Election Day is observed on the first Tuesday after the first Monday in November, taking place on November 8 this year. This is the day we cast ballots to select public officials — from local to the national government. Presidential elections are held every four years, in years divisible by four, while the elections to the United States House of Representatives and the United States Senate are held every two years. Other state and local government elections can be held in any year that is designated by the state.
HISTORY OF ELECTION DAY
Elections are the one thing that separates a democracy from a dictatorship, giving people the right to control their leaders and oust them without the need for a revolution. This day is a great way to show our appreciation for these rights that have been granted to us through the notion of democracy.
The electors were chosen for the first U.S. presidential election on January 7, 1789. The Federal law permitted each state to choose Presidential electors any time within 34 days and send their electors to the Electoral College. As communications and transportation evolved, this became a problem since the states that voted earlier could influence states that voted later. To prevent this, Congress responded by mandating a uniform national date for choosing the electors.
The first Tuesday following the first Monday was chosen as Election Day for future presidents on January 23, 1845. This time was deemed suitable for elections as the harvest would have been over. Tuesday was convenient because voters could attend church on a Sunday and travel to their polling stations on Monday. This allowed the farmers to vote before Wednesday, which was usually when farmers would sell their produce at the market.
On November 7, 1848, the first Election Day took place. Whig Party candidate, Zachary Taylor, won out over Free-Soil candidate and former president, Martin Van Buren, and Democrat candidate, Lewis Cass. Millard Fillmore, who was Taylor’s running mate, became the nation’s 13th president on July 10, 1850, upon Taylor’s untimely death.
ELECTION DAY TIMELINE
Women Get to Vote
Wyoming legislature passes a law allowing women to vote, Colorado follows in 1893.
African-American Men’s Right to Vote
In February 1870, the 15th Amendment grants African-American men the right to vote.
The 19th Amendment
The 19th Amendment of the United States Constitution grants women from every state the right to vote.
Voting Age Reduced
The 26th Amendment reduces the voting age in the United States from 21 to 18 years.
ELECTION DAY FAQS
Which U.S. president has received the most electoral votes?
In the 1984 election, Ronald Reagan won 525 out of 538 available electoral votes.
What are the requirements to be president?
Article II of the U.S. The Constitution states that the president must be a natural-born citizen of the United States, be at least 35 years old, and have been a resident of the United States for 14 years.
Who said, “Americans will go across an ocean to fight a war, but not across the street to vote”?
This line is credited to a 20th-century author and columnist William E. Vaughan. The full quote is “A citizen of America will cross the ocean to fight for democracy, but won’t cross the street to vote in a national election.”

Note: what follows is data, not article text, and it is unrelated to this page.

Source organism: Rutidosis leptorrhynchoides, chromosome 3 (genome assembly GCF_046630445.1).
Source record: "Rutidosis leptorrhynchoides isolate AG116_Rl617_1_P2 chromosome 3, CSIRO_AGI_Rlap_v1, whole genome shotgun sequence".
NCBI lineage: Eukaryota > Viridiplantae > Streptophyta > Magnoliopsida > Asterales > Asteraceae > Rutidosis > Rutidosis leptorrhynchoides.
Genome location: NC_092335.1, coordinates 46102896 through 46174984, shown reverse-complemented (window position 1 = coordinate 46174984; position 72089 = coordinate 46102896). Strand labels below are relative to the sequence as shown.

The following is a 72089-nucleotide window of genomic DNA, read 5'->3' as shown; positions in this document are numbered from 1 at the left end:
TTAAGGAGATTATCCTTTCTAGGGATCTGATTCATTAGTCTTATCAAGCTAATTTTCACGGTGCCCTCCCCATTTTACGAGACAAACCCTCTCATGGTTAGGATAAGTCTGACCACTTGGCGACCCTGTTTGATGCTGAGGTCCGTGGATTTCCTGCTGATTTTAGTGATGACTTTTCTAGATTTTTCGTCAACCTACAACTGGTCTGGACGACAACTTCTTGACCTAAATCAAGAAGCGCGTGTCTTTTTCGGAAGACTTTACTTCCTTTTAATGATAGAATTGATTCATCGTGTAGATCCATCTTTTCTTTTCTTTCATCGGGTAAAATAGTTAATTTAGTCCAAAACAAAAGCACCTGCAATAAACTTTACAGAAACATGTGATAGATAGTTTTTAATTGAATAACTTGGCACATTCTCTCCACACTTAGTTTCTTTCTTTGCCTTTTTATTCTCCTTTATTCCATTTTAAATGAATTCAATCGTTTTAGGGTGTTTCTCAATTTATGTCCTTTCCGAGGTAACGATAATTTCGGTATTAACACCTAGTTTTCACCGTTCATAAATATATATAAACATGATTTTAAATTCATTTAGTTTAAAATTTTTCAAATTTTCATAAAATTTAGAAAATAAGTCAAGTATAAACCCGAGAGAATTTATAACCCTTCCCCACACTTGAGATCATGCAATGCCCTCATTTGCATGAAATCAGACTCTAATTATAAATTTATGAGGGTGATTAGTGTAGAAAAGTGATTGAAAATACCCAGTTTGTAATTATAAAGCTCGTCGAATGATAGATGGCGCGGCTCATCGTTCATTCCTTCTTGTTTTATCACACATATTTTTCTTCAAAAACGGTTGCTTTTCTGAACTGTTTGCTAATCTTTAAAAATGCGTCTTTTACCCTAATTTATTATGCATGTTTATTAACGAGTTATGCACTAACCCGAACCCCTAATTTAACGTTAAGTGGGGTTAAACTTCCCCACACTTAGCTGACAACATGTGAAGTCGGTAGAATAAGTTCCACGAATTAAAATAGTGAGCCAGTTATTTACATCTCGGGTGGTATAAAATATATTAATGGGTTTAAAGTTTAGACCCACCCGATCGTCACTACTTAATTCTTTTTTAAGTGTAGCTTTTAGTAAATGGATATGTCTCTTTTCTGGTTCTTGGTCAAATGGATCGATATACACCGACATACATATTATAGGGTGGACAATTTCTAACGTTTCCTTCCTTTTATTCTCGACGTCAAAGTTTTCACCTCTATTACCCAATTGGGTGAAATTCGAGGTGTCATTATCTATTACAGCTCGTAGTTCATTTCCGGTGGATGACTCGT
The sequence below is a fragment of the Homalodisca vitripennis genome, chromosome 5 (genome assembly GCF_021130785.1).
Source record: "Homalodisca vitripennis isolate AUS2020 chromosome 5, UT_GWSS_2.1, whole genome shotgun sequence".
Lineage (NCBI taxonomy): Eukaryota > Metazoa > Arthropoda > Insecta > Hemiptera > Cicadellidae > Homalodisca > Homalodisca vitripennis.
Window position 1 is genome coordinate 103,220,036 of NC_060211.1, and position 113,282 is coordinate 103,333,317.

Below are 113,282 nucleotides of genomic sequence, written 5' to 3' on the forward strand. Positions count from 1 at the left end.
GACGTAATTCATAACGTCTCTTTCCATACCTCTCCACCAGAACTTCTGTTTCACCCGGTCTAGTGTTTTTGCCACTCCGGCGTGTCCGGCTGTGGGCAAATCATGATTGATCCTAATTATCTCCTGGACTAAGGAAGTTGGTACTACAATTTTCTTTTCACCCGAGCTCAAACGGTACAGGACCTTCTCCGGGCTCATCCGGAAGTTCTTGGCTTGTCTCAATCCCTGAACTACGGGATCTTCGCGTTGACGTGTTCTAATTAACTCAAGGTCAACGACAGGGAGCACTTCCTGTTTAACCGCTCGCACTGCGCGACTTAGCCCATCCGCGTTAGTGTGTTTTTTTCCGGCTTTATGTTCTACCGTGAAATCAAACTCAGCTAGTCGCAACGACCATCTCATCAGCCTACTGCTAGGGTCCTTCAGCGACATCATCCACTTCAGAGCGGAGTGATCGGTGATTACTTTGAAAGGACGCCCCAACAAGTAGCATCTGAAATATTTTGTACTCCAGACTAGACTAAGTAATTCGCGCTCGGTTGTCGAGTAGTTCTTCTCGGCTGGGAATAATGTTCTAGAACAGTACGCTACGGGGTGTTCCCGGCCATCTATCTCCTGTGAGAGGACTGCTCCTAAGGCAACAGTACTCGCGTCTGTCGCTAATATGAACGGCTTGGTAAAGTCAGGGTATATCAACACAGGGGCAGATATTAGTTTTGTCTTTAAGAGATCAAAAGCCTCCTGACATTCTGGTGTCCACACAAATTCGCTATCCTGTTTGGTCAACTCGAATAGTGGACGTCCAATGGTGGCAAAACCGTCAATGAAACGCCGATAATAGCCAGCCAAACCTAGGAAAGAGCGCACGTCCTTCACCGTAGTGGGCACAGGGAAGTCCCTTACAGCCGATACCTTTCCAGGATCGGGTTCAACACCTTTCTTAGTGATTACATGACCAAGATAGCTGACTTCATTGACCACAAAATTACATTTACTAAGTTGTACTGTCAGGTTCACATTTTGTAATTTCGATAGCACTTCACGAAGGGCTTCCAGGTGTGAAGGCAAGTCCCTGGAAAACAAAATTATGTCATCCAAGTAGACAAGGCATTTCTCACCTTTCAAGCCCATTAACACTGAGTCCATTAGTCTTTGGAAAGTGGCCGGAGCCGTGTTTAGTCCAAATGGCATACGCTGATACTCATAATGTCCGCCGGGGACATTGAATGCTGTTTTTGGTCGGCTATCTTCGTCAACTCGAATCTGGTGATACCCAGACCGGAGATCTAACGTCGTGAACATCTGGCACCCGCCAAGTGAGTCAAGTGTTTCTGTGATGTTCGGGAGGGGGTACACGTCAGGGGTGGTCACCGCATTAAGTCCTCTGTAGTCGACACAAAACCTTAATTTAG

HOW TO OBSERVE ELECTION DAY
- Go out and voteEvery vote matters. We need to vote for the change we want. We cannot expect things to get better unless we make an effort, and that effort starts with a simple vote. So make sure you cast your vote this Election Day.
- Get others to joinEncourage others to vote as well. Start with your friends, families, or colleagues, explaining to them the importance of voting and why every vote matters.
- Take people to the pollsProvide rides to polls. This is a great way to ensure that people vote. Before Election Day, Inform people that you will be providing rides to the polls. Get them on board and take them to the polling stations.
5 IMPORTANT FACTS ABOUT ELECTION
- Youngest presidentJohn F. Kennedy was 43 when he was elected to office.
- Votes counted by raising handsVotes were often counted by raising hands or speaking out loud in the 1700s and early 1800.
- The first woman to run for officeVictoria Woodhull became the first woman to run for president in 1872.
- The dead opponentIn 1872, President Grant ran against a dead opponent, Horace Greeley, who died during the election process.
- Secret ballots were introducedSecret ballots started becoming common in the 1890s election.
WHY ELECTION DAY IS IMPORTANT
- It’s important for democracyElection is an integral part of any democracy. Without the election process, a democracy cannot function. As citizens, we get the chance to appoint people who will steer affairs and make decisions on our behalf — decisions that would impact our lives and destinies.
- Voting is our dutyWe enjoy plenty of rights in a democracy. These rights are for our protection and wellbeing. But they go together with duties. To ensure the protection of our rights, we need to perform certain duties, one of which is voting.
- To ensure a better futureWe should constantly strive for perfection. We have faced many issues in the past as a society, and the only way we were able to fix them was when we unanimously demanded change. Voting is the best way to demand that change. So vote today to ensure a better future.
ELECTION DAY DATES